Communicating Effectively to Obtain Supervision of Professional Practice

Article excerpt

COMMUNICATION MATTERS

School psychologists are expected by parents, students, and their profession to maintain their competency to ensure the appropriate delivery of psychological services. Supervision by a school psychologist is a prime method for maintaining skill levels and updating professional services. Unfortunately, many school districts do not understand the critical importance of such professional supervision, versus administrative supervision, and have school psychologists supervised by nonschool psychologists who cannot provide the level of guidance and support necessary. In fact, Chafouleas, Qonan, and Vanauken (2002) found that only 55% of school psychologists receive formal supervision and only 13% of school psychologists receive informal supervision. This indicates that school psychologists are likely not getting enough administrative or professional supervision, and they may not be accessing alternate methods of supervision to meet recommendations from the National Association of School Psychologists (NASP). School psychologists are responsible for seeking out and advocating for proper supervision when it isn't provided. This column highlights key information and effective strategies to communicate to supervisors and/or peers your supervision needs and the benefits to students.

EVIDENCE-BASED PRACTICE AND STANDARDS

The NASP Model for Comprehensive and Integrated School Psychological Services (2010a) supports supervision and delineates six organizational principles that are necessary for systems employing school psychologists. Organizational Principle 5: Supervision and Mentoring (NASP, 2010a) clearly outlines and defines the importance of supervision for both the school psychologist and school psychology unit. Additionally, the NASP Principles for Professional Ethics (2010b) frequently refers to supervision. According to the NASP professional ethics, clinicians should continuously receive supervision, seek it if they lack expertise or cultural competency, and consult with peers and supervisors in order to resolve ethical issues.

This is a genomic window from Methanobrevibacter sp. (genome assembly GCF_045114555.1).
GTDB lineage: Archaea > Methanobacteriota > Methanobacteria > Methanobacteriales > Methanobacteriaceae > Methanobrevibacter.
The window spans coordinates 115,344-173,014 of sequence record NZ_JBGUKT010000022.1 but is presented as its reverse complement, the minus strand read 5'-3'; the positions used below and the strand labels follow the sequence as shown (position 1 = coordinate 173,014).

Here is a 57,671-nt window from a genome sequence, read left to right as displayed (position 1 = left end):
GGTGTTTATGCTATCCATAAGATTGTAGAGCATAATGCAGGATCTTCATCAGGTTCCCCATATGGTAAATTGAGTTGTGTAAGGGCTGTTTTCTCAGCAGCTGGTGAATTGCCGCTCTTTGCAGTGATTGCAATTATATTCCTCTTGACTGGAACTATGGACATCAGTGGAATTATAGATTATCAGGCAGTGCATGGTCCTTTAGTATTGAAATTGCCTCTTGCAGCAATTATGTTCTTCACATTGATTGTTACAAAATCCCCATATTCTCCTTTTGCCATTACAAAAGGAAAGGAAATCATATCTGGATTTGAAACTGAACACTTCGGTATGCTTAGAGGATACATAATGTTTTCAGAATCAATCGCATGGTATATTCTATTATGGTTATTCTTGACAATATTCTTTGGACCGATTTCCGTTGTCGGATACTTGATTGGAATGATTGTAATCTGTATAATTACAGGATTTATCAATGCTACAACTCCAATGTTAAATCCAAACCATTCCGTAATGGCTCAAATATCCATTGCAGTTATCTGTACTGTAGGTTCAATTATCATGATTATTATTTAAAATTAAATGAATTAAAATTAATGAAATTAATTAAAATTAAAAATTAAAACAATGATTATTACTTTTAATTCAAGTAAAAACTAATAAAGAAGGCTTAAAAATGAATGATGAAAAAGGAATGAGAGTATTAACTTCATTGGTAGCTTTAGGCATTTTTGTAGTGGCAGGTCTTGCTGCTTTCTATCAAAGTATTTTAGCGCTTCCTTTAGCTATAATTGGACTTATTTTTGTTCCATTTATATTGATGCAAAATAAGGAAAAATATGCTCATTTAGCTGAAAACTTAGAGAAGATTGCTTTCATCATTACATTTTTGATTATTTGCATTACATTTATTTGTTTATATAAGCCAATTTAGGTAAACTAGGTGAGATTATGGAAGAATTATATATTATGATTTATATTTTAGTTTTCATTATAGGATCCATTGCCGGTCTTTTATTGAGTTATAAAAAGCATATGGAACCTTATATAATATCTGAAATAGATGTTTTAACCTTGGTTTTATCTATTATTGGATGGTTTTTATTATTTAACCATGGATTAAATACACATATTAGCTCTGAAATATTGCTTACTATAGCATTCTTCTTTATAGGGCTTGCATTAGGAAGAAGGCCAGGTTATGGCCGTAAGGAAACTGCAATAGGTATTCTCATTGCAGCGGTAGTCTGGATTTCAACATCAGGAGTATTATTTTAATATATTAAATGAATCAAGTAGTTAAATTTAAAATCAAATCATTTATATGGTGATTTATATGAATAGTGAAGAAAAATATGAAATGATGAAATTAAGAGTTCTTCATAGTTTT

The NASP position statement on Supervision in School Psychology (2011) recommends supervision for all school psychologists regardless of experience with more intensive supervision at a minimum of 1 hour weekly for the entry-level school psychologist. The position statement defines professional supervision as

... an ongoing, positive, systematic, collaborative process between the school psychologist and school psychology supervisor. This process focuses on promoting professional growth and exemplary professional practice leading to improved performance by all, including the school psychologist, supervisor, students, and the entire school community, (p. 1)

Administrative supervision focuses more on job duties and the functioning of the school psychology unit. Professional supervision deals with ensuring professional growth andmeeting standards specifically related to school psychology practice. NASP (2011) recommends professional supervision that matches the developmental level of the school psychologist and is available at the frequency necessary to meet the professional needs of the individual school psychologist and the school psychology services unit. The following communications model provides a structure for advocating for this level of supervision.

TIER 1: BEFORE EMPLOYMENT

How does a school psychologist find a system that provides and meets supervision standards as outlined by the NASP principles? In a basic way, a school psychologist must be intimately familiar with the NASP principles and clearly interview the system prior to accepting an employment opportunity. The following questions may assist the school psychologist in this process:

* Is there a coordinated school psychology services unit lead by a credentialed school psychologist?

* Is the lead school psychologist available for professional supervision? …